Let’s take a moment to see why projects fail. Most projects fail because they are based on unrealistic expectations where the stakeholders may not have identified their requirements correctly. In addition, the software team may not understand what needs to be built or is unable to deliver it, or funding is withheld too long, causing the project to miss its deadline.
These are all problems that an Agile methodology can address.
What Is Agile Methodology?
An Agile software development process brings the customer to the table, not only in terms of feedback but also in decision making. The product owner, who reflects the voice of the customer, is empowered to make decisions about requirements and priorities with guidance from stakeholders. This results in a shared understanding of the requirements right from the beginning, which is especially valuable when considering new technologies.
The team’s focus on prioritizing requirements results in delivering business value quickly and incrementally with regular “checkpoints” that allow stakeholders to decide whether or not to continue funding. And because Agile processes are iterative, it allows for rapid changes that respond to business needs. This often reduces the need for large, expensive, and risky up-front requirements gathering efforts that cause many projects to miss their deadlines.
In a traditional software development process, it’s common for a group of stakeholders to meet once at the beginning of a project and provide a prioritized wish list of features they would like to see in the final product.
The software team then has several months for analysis, design, development, and testing before delivering their finished work on stakeholders’ agreed dates. However, even when using an Agile methodology, it’s still essential for project teams to have a plan or roadmap. Hence, everyone is clear on what the project is trying to accomplish.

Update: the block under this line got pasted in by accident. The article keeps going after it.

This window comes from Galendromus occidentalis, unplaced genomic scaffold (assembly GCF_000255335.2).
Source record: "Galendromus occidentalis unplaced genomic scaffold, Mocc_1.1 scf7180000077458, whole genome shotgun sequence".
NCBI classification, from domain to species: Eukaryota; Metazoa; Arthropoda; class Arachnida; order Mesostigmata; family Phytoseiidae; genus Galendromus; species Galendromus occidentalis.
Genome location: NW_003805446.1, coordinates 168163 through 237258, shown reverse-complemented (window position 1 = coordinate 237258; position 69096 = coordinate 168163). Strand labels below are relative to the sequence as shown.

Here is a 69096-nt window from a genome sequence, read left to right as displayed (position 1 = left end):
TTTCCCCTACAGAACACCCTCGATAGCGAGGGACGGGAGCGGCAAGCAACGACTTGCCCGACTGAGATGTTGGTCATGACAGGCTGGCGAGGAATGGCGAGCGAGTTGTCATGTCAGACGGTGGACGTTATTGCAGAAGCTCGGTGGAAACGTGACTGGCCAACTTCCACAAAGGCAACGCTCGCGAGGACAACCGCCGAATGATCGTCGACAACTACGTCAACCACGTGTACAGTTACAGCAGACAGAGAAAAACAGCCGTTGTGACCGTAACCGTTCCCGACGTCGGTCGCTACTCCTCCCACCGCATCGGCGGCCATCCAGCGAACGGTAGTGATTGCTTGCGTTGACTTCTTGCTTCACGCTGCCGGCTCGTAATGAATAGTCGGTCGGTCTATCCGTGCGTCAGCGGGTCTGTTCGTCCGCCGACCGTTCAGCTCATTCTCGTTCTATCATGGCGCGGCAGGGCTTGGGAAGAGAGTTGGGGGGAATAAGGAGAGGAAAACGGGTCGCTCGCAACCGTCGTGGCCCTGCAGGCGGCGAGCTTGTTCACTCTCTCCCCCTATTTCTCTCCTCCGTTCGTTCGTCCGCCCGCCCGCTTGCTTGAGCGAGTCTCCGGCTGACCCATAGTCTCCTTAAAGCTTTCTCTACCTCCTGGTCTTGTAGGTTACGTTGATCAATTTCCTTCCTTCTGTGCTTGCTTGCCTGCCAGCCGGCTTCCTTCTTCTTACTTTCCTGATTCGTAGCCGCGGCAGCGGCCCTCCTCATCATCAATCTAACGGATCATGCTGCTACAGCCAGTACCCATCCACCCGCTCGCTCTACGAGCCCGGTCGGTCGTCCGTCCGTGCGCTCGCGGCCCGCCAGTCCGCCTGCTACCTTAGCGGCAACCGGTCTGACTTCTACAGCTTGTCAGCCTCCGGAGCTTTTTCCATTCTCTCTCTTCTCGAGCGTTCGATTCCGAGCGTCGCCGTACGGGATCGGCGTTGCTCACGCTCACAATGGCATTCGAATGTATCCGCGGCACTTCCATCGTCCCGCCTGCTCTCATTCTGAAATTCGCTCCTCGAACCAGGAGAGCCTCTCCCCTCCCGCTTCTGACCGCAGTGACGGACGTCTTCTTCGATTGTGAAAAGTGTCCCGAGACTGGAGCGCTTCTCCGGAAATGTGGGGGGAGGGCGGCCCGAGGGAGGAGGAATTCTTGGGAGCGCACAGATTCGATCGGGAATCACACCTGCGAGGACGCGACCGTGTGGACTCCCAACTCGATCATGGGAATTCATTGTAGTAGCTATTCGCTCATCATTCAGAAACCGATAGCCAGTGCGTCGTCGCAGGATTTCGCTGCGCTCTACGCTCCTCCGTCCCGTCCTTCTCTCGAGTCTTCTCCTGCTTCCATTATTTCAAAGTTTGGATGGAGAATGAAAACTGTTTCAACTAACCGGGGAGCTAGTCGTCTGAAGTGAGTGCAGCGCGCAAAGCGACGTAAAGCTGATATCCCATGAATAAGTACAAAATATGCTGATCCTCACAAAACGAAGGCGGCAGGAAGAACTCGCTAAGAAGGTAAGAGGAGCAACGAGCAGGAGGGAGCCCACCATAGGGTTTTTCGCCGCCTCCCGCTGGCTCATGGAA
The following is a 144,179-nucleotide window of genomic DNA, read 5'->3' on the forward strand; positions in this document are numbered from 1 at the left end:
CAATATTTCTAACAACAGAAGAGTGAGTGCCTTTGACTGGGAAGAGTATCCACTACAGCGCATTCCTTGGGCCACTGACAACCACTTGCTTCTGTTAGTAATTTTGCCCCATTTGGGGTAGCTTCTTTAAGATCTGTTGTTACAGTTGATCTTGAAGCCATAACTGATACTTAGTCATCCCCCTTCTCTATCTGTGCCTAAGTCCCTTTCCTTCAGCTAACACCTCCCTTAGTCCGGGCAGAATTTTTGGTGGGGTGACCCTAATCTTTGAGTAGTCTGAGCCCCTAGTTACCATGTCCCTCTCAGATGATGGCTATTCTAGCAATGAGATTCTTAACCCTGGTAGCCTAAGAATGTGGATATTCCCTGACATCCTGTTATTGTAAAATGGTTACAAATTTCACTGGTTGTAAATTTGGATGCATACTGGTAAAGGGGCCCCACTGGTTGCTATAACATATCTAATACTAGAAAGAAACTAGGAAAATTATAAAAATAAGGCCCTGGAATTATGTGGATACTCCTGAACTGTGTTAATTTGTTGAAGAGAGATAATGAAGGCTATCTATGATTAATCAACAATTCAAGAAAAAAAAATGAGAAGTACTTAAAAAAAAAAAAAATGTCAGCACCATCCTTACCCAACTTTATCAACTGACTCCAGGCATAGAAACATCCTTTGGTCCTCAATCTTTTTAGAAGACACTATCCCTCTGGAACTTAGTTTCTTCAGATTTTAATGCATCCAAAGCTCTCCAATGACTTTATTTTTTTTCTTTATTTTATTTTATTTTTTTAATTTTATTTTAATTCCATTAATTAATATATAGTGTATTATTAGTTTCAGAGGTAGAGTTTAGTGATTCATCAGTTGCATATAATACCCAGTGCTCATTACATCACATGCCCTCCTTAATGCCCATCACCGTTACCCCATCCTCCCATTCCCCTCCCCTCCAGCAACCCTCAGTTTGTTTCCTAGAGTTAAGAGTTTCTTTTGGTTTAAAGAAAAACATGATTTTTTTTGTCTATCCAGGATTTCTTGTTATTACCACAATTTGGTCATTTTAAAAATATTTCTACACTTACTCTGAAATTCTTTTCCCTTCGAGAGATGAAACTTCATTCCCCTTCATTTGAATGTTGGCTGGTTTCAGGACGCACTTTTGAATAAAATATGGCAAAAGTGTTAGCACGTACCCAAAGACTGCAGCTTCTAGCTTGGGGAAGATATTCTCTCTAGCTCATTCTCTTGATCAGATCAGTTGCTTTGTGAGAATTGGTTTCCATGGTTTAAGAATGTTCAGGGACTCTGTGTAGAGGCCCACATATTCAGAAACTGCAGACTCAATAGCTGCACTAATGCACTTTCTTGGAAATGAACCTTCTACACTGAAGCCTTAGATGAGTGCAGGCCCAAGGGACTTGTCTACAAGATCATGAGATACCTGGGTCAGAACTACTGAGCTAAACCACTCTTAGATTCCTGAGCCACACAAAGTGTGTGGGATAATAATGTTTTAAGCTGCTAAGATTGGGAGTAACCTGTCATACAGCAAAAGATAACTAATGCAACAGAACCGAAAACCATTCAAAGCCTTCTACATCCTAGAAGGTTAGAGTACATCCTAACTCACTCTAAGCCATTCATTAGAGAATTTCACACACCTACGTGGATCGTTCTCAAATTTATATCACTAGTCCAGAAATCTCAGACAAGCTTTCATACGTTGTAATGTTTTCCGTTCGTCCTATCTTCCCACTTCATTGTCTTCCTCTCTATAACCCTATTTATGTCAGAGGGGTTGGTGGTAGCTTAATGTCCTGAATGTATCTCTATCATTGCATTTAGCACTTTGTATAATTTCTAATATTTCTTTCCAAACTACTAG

Agile Methodology Benefits
1) Enhanced Communication
Agile processes foster a culture of collaboration and teamwork among all stakeholders, from senior management to testers. This leads to better product quality because everyone is working towards the same goals. Teams utilizing Agile methodologies typically create self-organized cross-functional teams where all team members work together daily. So each member is aware of the tasks completed by other team members and can offer help when needed.
2) Agile Provides A Better Return On Investment (ROI)
Most product releases using an Agile methodology result in a working product or “potentially shippable product increment” at the end of every iteration. This allows stakeholders to determine right away whether or not to continue funding, which often results in lower overhead costs and faster payback periods.
3) Improved Software Quality
Teams using Agile methodologies typically have better code quality because they continuously test their work as they go, reducing the need for expensive bug fixes down the road. Product quality is also improved because customers are more involved in reviewing and providing feedback about what they would like to see next.
4) Increased Performance Of Individuals & Teams
Agile methodologies work well with short timelines projects since the entire team is focused on completing tasks every iteration. This sense of urgency often results in more efficient use of the team’s time, which is especially beneficial for resource-constrained organizations.
Using an Agile methodology requires strong leadership skills to identify where process improvements need to be made and the authority to make those changes happen. Leaders who can successfully facilitate this type of change are rewarded with higher employee engagement, creativity, and improved teamwork.
Agile methodologies can be an excellent fit for many projects, including resource-constrained ones, resulting in product releases or a short timeline. This is especially true if the final product will require frequent updates and evolving requirements. While agile works well with projects with shorter timelines, it’s also possible to apply iterative methodologies to longer projects by breaking them down into smaller deliverables.
The success of an Agile project often depends on a strong commitment from leadership and a willingness to make initial process changes that may disrupt the current way of doing business. However, once these processes are implemented successfully, Agile methodologies can provide many benefits, including faster time-to-market, increased employee engagement and organizational agility.